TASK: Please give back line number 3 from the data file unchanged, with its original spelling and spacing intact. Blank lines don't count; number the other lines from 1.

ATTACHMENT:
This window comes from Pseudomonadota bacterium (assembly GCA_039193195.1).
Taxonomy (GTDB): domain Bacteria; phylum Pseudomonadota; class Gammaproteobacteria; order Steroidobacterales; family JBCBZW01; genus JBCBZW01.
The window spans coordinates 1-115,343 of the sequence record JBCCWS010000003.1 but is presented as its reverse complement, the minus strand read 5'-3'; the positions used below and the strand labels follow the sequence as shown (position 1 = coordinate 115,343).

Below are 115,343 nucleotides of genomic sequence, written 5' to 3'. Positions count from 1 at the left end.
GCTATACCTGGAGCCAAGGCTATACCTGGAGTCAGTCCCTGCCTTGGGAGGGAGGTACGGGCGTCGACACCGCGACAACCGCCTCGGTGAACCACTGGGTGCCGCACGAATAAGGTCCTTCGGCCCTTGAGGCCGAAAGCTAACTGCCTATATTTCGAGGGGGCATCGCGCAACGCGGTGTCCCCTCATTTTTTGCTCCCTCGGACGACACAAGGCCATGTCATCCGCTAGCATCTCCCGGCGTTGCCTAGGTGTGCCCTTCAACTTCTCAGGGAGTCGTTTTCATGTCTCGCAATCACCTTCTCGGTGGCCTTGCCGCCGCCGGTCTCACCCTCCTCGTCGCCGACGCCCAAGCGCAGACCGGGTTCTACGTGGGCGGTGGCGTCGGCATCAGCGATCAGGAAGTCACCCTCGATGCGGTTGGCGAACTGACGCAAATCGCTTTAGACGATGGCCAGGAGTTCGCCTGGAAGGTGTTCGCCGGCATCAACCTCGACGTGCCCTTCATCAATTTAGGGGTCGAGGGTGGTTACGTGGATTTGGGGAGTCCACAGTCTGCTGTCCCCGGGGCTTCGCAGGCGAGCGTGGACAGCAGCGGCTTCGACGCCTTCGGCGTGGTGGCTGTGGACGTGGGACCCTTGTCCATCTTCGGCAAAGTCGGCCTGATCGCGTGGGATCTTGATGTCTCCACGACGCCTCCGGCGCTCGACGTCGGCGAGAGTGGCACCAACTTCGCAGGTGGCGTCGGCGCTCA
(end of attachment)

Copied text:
The window spans coordinates 1-115,343 of the sequence record JBCCWS010000003.1 but is presented as its reverse complement, the minus strand read 5'-3'; the positions used below and the strand labels follow the sequence as shown (position 1 = coordinate 115,343).